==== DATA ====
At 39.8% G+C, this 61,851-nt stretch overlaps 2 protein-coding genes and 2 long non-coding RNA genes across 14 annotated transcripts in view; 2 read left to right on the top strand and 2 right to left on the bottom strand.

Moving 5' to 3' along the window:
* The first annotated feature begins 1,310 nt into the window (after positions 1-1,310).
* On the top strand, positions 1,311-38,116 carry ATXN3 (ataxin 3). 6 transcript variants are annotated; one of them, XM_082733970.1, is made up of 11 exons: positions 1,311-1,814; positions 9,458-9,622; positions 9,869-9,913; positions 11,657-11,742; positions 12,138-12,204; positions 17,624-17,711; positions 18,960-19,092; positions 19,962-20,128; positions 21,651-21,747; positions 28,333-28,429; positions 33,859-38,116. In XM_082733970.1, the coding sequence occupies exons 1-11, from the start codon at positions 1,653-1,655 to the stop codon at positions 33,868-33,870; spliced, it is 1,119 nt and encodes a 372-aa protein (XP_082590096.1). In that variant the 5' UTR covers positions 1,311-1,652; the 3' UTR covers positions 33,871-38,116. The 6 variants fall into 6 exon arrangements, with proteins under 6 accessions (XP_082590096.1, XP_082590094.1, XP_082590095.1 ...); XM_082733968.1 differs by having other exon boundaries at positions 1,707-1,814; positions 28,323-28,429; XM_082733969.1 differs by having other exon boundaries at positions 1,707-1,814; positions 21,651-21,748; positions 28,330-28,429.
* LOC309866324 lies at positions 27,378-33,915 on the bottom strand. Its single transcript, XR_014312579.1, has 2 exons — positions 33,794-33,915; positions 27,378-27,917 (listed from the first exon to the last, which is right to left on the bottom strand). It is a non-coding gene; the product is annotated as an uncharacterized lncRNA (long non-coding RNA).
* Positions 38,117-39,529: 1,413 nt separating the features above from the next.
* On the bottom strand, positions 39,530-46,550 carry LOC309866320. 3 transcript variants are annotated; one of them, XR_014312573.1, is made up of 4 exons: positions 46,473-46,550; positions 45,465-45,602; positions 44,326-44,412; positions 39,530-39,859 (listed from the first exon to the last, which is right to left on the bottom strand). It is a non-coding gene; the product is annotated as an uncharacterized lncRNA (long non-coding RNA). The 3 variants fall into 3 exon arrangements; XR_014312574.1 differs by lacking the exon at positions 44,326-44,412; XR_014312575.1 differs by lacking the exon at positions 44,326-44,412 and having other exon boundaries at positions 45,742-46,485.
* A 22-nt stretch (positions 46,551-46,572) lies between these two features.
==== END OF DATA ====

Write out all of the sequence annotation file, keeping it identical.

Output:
At 39.8% G+C, this 61,851-nt stretch overlaps 2 protein-coding genes and 2 long non-coding RNA genes across 14 annotated transcripts in view; 2 read left to right on the top strand and 2 right to left on the bottom strand.

Moving 5' to 3' along the window:
* The first annotated feature begins 1,310 nt into the window (after positions 1-1,310).
* On the top strand, positions 1,311-38,116 carry ATXN3 (ataxin 3). 6 transcript variants are annotated; one of them, XM_082733970.1, is made up of 11 exons: positions 1,311-1,814; positions 9,458-9,622; positions 9,869-9,913; positions 11,657-11,742; positions 12,138-12,204; positions 17,624-17,711; positions 18,960-19,092; positions 19,962-20,128; positions 21,651-21,747; positions 28,333-28,429; positions 33,859-38,116. In XM_082733970.1, the coding sequence occupies exons 1-11, from the start codon at positions 1,653-1,655 to the stop codon at positions 33,868-33,870; spliced, it is 1,119 nt and encodes a 372-aa protein (XP_082590096.1). In that variant the 5' UTR covers positions 1,311-1,652; the 3' UTR covers positions 33,871-38,116. The 6 variants fall into 6 exon arrangements, with proteins under 6 accessions (XP_082590096.1, XP_082590094.1, XP_082590095.1 ...); XM_082733968.1 differs by having other exon boundaries at positions 1,707-1,814; positions 28,323-28,429; XM_082733969.1 differs by having other exon boundaries at positions 1,707-1,814; positions 21,651-21,748; positions 28,330-28,429.
* LOC309866324 lies at positions 27,378-33,915 on the bottom strand. Its single transcript, XR_014312579.1, has 2 exons — positions 33,794-33,915; positions 27,378-27,917 (listed from the first exon to the last, which is right to left on the bottom strand). It is a non-coding gene; the product is annotated as an uncharacterized lncRNA (long non-coding RNA).
* Positions 38,117-39,529: 1,413 nt separating the features above from the next.
* On the bottom strand, positions 39,530-46,550 carry LOC309866320. 3 transcript variants are annotated; one of them, XR_014312573.1, is made up of 4 exons: positions 46,473-46,550; positions 45,465-45,602; positions 44,326-44,412; positions 39,530-39,859 (listed from the first exon to the last, which is right to left on the bottom strand). It is a non-coding gene; the product is annotated as an uncharacterized lncRNA (long non-coding RNA). The 3 variants fall into 3 exon arrangements; XR_014312574.1 differs by lacking the exon at positions 44,326-44,412; XR_014312575.1 differs by lacking the exon at positions 44,326-44,412 and having other exon boundaries at positions 45,742-46,485.
* A 22-nt stretch (positions 46,551-46,572) lies between these two features.